(35a) Development of ATR Fuel Processor for Reformation of Logistic Fuels | AIChE

(35a) Development of ATR Fuel Processor for Reformation of Logistic Fuels


Junaedi, C. - Presenter, Precision Combustion, Inc. (PCI)
Roychoudhury, S. - Presenter, Precision Combustion, Inc. (PCI)
Walsh, D. - Presenter, Precision Combustion, Inc. (PCI)
Mastanduno, R. - Presenter, Precision Combustion, Inc. (PCI)

Fuel cell power systems are an attractive solution for future portable power generation in many applications such as battlefield, shipboard, remote construction sites, etc. In developing viable fuel cell-based power generation units, durability of reforming systems to continuously supply hydrogen and to permit stable, coke-free fuel cell stack operation via catalytic reforming of commonly available fuels is a key challenge. Precision Combustion, Inc. (PCI) has developed an Auto Thermal Reformer (ATR) unit and has demonstrated stable, coke-free operation using a low-sulfur, Tier II diesel for ~1100 hours with complete fuel conversion and reforming efficiency of >80% (ratio of LHV of reformate to fuel). In this unit, a distillate fuel (e.g., JP-8 or diesel) was processed with low water usage; therefore, the test demonstrated the feasibility of long-term operation at a low steam-to-carbon ratio while producing SOFC-quality reformate (i.e., <10 ppmv of higher hydrocarbons).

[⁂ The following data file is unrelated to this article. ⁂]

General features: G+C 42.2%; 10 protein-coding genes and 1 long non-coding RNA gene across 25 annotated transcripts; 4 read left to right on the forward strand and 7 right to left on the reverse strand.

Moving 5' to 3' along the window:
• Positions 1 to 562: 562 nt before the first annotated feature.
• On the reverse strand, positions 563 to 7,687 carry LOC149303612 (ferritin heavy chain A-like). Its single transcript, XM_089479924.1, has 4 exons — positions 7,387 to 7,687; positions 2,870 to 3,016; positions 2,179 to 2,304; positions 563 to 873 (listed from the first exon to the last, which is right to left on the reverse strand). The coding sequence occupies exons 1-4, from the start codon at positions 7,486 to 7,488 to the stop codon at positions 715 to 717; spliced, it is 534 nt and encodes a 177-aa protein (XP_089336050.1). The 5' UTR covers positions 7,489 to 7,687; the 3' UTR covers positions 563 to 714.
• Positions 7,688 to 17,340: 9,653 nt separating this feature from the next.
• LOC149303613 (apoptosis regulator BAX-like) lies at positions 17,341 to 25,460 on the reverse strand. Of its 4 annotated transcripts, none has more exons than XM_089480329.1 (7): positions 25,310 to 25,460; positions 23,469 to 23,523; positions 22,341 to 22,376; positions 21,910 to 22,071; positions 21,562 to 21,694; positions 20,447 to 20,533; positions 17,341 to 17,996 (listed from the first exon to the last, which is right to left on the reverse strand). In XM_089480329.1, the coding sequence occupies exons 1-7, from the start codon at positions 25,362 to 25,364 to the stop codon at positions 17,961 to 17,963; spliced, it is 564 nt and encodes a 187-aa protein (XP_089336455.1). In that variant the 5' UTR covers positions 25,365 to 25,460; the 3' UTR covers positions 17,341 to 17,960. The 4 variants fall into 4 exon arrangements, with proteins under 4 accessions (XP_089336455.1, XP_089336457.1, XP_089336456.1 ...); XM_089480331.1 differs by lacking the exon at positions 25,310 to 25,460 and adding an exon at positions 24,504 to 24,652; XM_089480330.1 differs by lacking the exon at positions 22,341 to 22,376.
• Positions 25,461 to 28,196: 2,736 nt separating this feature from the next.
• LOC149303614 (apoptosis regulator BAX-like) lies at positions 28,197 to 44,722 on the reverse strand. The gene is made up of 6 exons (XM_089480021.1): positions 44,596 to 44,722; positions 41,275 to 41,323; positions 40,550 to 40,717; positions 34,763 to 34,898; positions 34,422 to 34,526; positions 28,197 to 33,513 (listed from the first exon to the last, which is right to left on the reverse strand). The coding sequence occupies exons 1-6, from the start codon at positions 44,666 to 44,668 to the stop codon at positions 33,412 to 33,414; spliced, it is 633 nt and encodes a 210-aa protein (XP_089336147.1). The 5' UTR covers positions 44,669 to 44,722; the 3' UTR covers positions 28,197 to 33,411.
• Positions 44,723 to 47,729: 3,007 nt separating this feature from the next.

In this paper, we will give an overview of the ATR development at PCI and will show some performance results when operating the reactor using a low-sulfur fuel. Additionally, we will present experimental results obtained from ATR sulfur tests using JP-8 fuels consisting of various sulfur levels. Here, the fuels were doped with an organic sulfur surrogate or contained naturally occurring sulfur compounds. The effect of increasing fuel-sulfur level on the ATR performance, including fuel conversion, reforming efficiency, H2 selectivity, and reformate composition will be discussed. In our study, the sulfur level in the liquid fuel was increased stepwise from 4 ppmw to 3000 ppmw by doping a low-sulfur fuel with dibenzothiophene. At each sulfur level, the ATR reactor was operated for at least 50 hours and the ATR reformate stream was analyzed for H2, CO, CO2, higher hydrocarbons as well as H2S and carbonyl sulfide. This study helped to clarify issues surrounding reformation of sulfur containing fuels and to illustrate one possible approach for reformation of higher sulfur logistic fuels for fuel cell applications.

Finally, long-term durability data on the ATR reforming of JP-8 with 400 ppmw naturally occurring sulfur will also be presented. The data will be compared with the results obtained from operating the ATR reactor using doped sulfur fuels. The evaluation of the reactor performance results from this set of 50-hour tests using different sulfur fuels provides a measure of the ATR performance that can be expected under realistic conditions with readily available fuels. The results also give valuable insights to the system design and operation strategy of the integrated fuel reformer and APU system.